But I haven't really talked about how the game actually plays yet. I think that's because in some ways, the game-play is the least interesting aspect of Medal of Honor. I enjoyed the campaign. I like it very much, in fact, and I'm going to say now that I liked it more than the single-played components of the more recent Call of Duty games (I haven't played Black Ops, but I doubt it'll change my opinion). But the reason I liked it so much was for its authenticity, and its characters, and its story, not for the game-play.
Don't get me wrong, the game-play was good. It was quite solid. It didn't really do anything new, though. It was enough to carry the game and it fit well with the general style of the game as being a little bit slower paced and a little bit more realistic. Shooting felt good, moving felt good, but it wasn't anything special. Probably my biggest complaint was that I felt the game was a little too easy. I only died a few times on the highest difficulty. That said, it gave the game a smooth flow, which is nice, and it's possible I'm just a super-ultimate bad-ass. The campaign is also quite short (5-8 hours depending on skill and swiftness, I'd estimate), which is about par for the course these days. It didn't overstay its welcome, which is important, but I felt like it could've been a little bit longer, all things considered.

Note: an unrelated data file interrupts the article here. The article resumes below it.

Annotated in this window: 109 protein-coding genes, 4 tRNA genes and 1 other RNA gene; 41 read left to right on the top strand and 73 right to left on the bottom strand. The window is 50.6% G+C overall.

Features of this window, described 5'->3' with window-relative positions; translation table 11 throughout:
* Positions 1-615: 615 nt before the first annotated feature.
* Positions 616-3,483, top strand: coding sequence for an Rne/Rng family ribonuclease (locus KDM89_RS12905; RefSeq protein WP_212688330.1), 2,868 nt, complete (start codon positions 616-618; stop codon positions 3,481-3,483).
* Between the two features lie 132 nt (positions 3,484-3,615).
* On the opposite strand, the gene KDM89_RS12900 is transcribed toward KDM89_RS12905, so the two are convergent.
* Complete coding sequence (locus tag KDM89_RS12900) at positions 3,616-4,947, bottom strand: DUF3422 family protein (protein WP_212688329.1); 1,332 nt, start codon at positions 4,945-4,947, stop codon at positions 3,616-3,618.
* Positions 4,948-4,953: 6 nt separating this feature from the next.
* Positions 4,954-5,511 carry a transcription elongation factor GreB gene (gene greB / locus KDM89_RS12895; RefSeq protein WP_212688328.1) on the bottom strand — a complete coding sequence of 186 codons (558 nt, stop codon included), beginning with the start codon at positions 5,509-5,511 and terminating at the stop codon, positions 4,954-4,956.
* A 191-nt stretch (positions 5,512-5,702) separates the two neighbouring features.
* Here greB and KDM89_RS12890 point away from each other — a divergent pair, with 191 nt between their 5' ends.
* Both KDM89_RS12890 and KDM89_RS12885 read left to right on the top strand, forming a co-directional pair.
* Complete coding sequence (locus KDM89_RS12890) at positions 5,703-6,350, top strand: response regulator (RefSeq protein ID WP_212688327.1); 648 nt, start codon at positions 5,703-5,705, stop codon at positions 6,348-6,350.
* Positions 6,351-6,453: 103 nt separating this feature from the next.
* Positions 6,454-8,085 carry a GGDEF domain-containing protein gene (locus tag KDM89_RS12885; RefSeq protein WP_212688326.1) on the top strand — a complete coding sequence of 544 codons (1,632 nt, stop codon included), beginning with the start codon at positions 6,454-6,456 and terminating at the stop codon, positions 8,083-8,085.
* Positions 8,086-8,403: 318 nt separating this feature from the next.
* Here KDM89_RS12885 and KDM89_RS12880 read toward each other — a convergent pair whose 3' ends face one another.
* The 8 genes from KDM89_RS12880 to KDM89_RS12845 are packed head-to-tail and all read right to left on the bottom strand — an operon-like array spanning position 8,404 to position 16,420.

There was some good variation in the different levels in the campaign which ensured that it didn't get too stale. You get to drive an ATV and play as the gunner for a helicopter pilot. There are some very long-range sniping segments. There are some stealth segments (and these are actually GOOD, surprisingly). I liked the fact that they mixed it up a little bit and gave you a taste of different roles within the army. I know, I know, you're thinking “But I saw all this stuff in CoD. What a rip-off!” but the fact is, the game plays so differently from Call of Duty, and FEELS so different, that I hardly noticed and it really didn't bother me. Besides, Call of Duty wasn't the first game to feature any of these things.
It kind of bothers me just how much the game screams “AMERICAAAAA, FUCK YEAH!” at you. The only troops depicted in the game are American soldiers, despite the fact that many nations contributed troops to the war in Afghanistan, including fighters in the specific battles and regions shown in the game. This seems significant because in a lot of ways the game is about celebrating the courage and dedication of armed forces members, and it seems like kind of kick in the teeth to exclude soldiers who didn't happen to be American. I'm sure this wasn't Danger Close's intent, but it kind of comes off that way. There's also a dedication at the end of the game, which I felt was a nice sentiment but came off as extremely cheesy and a little forced.